Charlotte St. Julien Ravenel Memoir, Feb. – Apr.1865
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Manuscript, February-April 1865, the text of which was originally penned by Charlotte St. J[ulien] Ravenel (d.1880), daughter of botanist Henry William Ravenel (1814-1887), as a diary during the invasion of South Carolina by the army of Union General William T. Sherman, was written primarily at Pooshee plantation, with one entry near its end written at the nearby Woodlawn plantation. Both plantations were located in Berkeley County, South Carolina, and were owned by members of the Ravenel family. The diary was published in pamphlet form in 1921 and reprinted in 1994. The manuscript here described is complete, including those sections excised from the printed version; however, both the orthography and paper indicate that it likely postdates the wartime original. | Manuscripts Gifts 2006 | Previous Issues | Endowments | Friends of the Library |
Miss Ravenel addresses her account to someone identified only as “Meta” [possibly Margaret Ann Meta Morris Grimball?] a person from whom she had been cut off after the evacuation of Savannah. Her narrative vividly depicts the sense of dread her family was experiencing as they received “accounts of Sherman’s movements” in the region. Ravenel describes seeing extended family members, friends and strangers from other parts of the state passing through her area as they fled before the invading army, and tells of how her family attempted to remove provisions and valuables from their house in anticipation of the approaching soldiers.
Some of the initial soldiers who passed by were Confederates - local soldiers who were returning to or had been cut off from their units, scouts, and units of men who were seeking food or a place to rest. But upon the departure of a cavalry squad on 25 February, Ravenel and those with her “felt as if our last friends had left us, and that we would never see a Confederate soldier again, and to add to our discomfort Dr. Waring told us that the Yankees had visited Gippy [plantation], taken all they wished, and then given everything else to the negroes.”
On the night of 1 March, Ravenel wrote that “negroes without an officer” showed up at the house and took food, horses, and wagons. Soon after, more Union soldiers began appearing. “Then the army commenced passing through the yard, about three regiments of infantry, one white and two colored passed through, besides artillery and cavalry,” she observed. Eventually, Union Brigadier General Edward E. Potter would make the plantation his headquarters. “Did we ever imagine that Pooshee would be headquarters for a Yankee army?,” Ravenel asked rhetorically, although its status meant that “we were not molested again” until the army left a week later.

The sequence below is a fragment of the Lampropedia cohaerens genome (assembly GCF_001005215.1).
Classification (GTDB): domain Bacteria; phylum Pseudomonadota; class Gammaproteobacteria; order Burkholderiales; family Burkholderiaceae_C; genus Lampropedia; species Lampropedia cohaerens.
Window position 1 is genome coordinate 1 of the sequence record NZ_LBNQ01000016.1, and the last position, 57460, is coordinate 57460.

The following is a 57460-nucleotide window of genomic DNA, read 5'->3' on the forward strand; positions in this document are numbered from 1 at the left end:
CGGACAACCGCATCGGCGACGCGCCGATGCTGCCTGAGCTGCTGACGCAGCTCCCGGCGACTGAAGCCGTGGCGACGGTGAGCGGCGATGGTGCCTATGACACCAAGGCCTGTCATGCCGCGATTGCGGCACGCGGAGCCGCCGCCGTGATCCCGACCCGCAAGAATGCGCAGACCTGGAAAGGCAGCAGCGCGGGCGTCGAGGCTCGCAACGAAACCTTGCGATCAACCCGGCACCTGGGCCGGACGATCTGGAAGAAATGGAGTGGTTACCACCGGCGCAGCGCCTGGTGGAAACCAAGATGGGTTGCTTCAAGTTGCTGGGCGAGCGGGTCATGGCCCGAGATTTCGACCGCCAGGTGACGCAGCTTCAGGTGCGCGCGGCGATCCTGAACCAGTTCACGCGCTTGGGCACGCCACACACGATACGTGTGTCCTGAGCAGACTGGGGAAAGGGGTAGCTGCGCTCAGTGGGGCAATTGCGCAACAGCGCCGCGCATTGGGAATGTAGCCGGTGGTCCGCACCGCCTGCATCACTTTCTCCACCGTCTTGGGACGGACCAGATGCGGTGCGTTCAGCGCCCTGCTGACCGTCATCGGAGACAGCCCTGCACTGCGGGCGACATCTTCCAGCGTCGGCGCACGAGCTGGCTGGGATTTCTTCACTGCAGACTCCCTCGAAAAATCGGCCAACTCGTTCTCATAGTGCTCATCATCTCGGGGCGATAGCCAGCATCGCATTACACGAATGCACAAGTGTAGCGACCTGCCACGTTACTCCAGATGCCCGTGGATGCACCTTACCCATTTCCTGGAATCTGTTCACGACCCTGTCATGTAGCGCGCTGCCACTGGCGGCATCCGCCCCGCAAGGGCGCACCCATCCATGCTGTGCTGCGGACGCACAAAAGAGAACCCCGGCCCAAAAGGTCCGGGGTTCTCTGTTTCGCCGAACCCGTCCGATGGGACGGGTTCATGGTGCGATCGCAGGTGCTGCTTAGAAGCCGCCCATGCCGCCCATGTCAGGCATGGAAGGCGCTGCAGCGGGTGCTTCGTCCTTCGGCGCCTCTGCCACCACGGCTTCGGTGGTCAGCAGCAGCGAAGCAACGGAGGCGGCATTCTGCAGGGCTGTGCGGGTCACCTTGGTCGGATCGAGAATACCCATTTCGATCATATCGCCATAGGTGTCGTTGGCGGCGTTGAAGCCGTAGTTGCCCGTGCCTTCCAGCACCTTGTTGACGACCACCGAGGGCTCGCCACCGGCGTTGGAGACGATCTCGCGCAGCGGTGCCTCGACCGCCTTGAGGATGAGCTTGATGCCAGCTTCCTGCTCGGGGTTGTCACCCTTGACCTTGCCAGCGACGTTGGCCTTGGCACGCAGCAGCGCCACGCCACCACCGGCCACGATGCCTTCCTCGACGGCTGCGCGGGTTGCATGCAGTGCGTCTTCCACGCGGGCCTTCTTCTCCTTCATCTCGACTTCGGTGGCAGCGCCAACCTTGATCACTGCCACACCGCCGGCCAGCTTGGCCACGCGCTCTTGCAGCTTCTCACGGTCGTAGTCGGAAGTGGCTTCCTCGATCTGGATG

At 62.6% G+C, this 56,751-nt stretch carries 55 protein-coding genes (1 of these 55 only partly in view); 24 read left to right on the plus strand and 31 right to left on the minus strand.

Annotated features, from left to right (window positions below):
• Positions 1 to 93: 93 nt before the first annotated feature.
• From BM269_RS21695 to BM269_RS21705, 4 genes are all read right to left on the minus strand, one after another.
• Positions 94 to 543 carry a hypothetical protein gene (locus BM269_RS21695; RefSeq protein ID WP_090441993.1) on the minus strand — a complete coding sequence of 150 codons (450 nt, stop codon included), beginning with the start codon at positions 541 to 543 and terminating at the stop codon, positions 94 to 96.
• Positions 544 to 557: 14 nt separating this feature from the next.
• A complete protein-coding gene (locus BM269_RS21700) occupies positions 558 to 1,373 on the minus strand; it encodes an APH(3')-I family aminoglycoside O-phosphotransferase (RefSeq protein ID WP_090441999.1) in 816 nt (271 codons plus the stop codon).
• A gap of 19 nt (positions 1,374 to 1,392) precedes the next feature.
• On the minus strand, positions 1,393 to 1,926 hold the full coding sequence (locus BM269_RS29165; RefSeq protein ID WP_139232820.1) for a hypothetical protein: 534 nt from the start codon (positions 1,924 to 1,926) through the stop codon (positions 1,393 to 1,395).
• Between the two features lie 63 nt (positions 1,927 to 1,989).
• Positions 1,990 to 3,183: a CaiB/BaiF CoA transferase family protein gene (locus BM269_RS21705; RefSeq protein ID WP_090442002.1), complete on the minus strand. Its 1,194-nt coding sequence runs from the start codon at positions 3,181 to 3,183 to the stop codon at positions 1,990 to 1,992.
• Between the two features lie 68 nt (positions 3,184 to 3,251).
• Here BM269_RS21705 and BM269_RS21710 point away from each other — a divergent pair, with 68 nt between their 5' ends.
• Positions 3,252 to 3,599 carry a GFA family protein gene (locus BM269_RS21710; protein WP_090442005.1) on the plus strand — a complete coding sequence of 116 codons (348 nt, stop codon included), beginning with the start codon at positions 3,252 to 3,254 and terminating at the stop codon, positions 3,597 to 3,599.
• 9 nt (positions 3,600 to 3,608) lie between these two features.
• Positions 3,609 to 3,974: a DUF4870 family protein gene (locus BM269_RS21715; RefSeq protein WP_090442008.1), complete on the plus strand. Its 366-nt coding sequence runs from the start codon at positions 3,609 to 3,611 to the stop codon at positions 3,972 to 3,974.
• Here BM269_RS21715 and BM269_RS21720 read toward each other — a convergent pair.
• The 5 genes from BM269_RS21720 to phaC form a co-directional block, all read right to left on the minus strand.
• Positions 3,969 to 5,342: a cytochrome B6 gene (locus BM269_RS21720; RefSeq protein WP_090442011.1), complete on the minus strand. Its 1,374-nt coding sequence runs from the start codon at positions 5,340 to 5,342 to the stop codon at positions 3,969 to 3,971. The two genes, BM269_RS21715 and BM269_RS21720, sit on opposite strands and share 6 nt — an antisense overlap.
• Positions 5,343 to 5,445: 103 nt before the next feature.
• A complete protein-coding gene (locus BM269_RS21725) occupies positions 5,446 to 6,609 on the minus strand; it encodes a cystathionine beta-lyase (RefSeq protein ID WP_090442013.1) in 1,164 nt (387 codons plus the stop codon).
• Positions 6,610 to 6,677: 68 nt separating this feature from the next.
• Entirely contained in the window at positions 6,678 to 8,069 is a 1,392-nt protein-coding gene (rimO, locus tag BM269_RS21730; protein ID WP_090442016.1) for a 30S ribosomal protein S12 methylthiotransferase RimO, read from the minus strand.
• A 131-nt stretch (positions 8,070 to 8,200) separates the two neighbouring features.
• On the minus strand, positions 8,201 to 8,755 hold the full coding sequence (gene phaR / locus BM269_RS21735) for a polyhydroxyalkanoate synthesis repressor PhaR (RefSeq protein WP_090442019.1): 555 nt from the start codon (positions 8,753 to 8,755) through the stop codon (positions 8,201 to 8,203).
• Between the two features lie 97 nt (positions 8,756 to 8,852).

The writer also reflects on the breakdown of law and the social order, including the necessity to do their own cooking and chores. “The field negroes are in a dreadful state; they will not work, but either roam the country, or sit in their houses…. I do not see how we are to live in this country without any rule or regulation. We are afraid now to walk outside of the gate.” She lamented that her grandfather “seems completely broken down” and that it “must be hard for one of his age to have everything so changed from what he has been accustomed to all of his life.”
Soldiers from both sides of the conflict continued to come and go throughout March and April. On the twentieth of April, amid reports “that Lee’s Army, 32,000, has surrendered to Grant” and that Sumter and Summerton were burned, plans were made for the residents of Pooshee to depart. The final entry two days later indicates that the writer was cheered by the news “that Lincoln and Seward have both been assassinated, and that there is to be an Armistice.”